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if youake america pro-growth place to be, then you don't need tariffs. those jobs will come back. that is what americans want. they want jobs in michigan, ohio, pennsylvania. pardon me? i think he want to do these things though. but he also has this kind of obsession with two country, mexico and china, as if somehow they're deterring growth in the american economy. i don't believe that to be true. maybe in some ways with china but i don't think mexico is adversarial country to the united states. melissa: no. but he talked all along how he has to build the border wall. and he talked all along how he will make mexico pay for it. >> right. melissa: there are bookkeeping ways to do it, show revenue coming in, earmark it for the wall. mexico paid for this because it was aid we held back or border crossing tax. you don't have to do it by putting 20% tax on products, austan you agree, ends up with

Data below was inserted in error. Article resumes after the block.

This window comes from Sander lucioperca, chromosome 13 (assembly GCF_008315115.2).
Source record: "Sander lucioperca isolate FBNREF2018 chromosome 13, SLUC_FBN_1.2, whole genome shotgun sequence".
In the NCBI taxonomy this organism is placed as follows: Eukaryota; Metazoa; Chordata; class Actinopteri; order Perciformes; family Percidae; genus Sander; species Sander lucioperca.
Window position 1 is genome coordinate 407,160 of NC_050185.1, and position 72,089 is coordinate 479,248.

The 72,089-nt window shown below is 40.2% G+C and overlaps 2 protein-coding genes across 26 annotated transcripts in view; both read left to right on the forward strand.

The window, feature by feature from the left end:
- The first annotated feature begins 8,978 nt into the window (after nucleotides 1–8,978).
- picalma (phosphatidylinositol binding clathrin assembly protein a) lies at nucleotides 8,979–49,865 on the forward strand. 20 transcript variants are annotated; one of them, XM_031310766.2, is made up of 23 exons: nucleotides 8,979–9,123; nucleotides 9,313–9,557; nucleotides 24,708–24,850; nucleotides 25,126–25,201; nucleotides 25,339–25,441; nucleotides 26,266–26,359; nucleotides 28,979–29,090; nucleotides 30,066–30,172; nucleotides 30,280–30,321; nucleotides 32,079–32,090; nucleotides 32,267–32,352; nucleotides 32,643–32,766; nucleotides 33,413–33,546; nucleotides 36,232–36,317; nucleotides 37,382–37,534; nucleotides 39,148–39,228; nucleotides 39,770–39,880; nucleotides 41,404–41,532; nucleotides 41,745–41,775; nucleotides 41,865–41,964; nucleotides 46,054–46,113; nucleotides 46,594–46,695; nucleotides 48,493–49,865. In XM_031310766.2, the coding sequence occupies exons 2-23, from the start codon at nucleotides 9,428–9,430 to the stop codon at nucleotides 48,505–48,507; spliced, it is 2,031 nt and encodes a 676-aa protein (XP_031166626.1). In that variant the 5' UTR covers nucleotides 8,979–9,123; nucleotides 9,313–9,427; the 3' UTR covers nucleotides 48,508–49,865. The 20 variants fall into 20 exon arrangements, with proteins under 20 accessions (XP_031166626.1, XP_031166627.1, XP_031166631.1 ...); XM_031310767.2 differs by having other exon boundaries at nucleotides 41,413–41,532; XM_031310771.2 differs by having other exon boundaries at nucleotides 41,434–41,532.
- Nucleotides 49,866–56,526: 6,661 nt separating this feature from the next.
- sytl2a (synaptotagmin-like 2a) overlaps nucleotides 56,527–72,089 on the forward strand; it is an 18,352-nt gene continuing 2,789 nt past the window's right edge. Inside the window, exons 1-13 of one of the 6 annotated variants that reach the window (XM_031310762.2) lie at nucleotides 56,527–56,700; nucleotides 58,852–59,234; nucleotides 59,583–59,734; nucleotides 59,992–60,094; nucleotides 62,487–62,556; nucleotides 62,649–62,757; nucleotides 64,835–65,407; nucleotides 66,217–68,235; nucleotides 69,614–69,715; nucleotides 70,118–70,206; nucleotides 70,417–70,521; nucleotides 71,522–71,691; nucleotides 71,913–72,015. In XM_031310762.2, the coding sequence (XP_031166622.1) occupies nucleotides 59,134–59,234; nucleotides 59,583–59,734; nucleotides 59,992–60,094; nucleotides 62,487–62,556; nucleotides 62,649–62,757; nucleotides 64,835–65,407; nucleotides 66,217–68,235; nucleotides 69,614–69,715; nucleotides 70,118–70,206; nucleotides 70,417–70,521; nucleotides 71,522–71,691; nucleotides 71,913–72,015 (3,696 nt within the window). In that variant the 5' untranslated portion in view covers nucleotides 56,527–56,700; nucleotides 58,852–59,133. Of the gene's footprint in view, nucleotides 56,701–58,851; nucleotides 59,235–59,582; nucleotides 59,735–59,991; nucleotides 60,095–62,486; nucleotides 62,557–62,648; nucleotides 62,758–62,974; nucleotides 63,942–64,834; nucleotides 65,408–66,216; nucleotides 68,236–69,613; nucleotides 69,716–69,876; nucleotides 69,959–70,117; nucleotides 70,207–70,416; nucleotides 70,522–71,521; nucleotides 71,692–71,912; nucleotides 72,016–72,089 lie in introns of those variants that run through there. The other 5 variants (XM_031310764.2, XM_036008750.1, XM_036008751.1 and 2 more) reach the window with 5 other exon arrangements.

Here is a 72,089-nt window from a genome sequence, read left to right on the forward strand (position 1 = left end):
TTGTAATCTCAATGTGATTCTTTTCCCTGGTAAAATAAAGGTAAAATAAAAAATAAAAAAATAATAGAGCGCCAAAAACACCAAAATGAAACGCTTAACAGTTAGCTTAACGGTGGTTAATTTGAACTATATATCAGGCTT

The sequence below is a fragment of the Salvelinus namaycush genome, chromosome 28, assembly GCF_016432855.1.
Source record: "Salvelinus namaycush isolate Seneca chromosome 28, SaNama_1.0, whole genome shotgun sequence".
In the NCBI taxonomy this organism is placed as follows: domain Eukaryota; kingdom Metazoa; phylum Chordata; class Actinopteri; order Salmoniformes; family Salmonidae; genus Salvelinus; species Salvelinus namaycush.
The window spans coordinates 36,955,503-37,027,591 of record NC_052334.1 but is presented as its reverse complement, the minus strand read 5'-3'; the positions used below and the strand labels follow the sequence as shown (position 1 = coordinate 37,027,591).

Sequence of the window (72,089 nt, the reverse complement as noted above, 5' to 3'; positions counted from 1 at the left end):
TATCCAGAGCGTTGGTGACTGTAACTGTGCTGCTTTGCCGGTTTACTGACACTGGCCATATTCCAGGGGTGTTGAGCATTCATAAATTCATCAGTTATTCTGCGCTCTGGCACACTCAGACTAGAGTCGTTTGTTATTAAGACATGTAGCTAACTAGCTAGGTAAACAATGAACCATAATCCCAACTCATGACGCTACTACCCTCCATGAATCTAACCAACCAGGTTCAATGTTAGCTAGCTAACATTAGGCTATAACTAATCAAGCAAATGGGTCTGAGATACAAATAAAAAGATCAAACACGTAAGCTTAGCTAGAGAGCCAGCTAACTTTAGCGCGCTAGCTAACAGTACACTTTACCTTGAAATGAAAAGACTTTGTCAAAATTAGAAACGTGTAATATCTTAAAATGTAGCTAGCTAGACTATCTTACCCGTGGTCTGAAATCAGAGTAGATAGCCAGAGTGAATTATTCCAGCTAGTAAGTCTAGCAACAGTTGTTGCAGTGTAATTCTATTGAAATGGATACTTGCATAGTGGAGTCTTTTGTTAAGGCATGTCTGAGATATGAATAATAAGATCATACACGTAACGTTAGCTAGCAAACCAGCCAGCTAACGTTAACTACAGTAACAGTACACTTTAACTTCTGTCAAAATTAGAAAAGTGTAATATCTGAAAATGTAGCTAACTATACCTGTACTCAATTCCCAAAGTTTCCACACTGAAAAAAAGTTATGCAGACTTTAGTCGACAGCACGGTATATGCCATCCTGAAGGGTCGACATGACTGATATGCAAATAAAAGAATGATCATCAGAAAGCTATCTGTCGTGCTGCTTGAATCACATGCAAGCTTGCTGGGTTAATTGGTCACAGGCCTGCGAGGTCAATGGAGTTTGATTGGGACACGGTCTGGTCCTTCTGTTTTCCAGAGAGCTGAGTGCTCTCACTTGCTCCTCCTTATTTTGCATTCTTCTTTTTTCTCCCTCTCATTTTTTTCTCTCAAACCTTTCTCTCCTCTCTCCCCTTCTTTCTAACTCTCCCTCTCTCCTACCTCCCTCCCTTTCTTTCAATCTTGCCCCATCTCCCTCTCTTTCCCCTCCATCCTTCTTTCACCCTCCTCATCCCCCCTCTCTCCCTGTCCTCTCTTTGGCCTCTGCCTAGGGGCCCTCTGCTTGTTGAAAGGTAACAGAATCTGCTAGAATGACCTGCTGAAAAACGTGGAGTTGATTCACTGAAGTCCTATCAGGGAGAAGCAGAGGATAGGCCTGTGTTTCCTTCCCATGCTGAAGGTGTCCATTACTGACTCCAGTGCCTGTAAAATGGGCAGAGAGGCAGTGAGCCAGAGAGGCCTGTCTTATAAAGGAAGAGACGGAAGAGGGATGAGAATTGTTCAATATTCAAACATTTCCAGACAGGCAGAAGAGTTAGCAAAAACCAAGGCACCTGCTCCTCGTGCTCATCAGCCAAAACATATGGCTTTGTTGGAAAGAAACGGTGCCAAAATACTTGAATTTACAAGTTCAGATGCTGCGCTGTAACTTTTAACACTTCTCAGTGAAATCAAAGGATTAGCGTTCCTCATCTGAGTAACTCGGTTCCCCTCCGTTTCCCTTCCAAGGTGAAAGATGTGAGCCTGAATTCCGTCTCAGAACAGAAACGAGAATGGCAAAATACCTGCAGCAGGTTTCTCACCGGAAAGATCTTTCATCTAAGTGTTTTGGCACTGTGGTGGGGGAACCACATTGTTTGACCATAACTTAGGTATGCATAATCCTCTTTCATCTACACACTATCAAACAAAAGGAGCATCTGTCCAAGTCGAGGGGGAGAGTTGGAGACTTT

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people buying the products paying it? some mix of seller has to lower the price of products to compete but buyer will end up paying more. that is not really mexico paying for it either with tariff. >> -- would go up and for sure much of the manufacturing export from mexico to the u.s. are actually parts used to make the manufactured goods in the united states. so if he goes to meet with ceos that he met with this past week, again next week, the first thing they will say, please don't put a 20% tariff. melissa: i don't think he is going to either. this is one of those negotiating things. >> there is a solution here though. i think it is something that the three of us might agree if i heard you all correctly. i think the way to deal with it border adjustment tax, stop taxing what we produce here in america and starts taxing what we import. that is what mexico does to us. germany,. melissa, italy, spain, china. why not have a tax changes way we tax.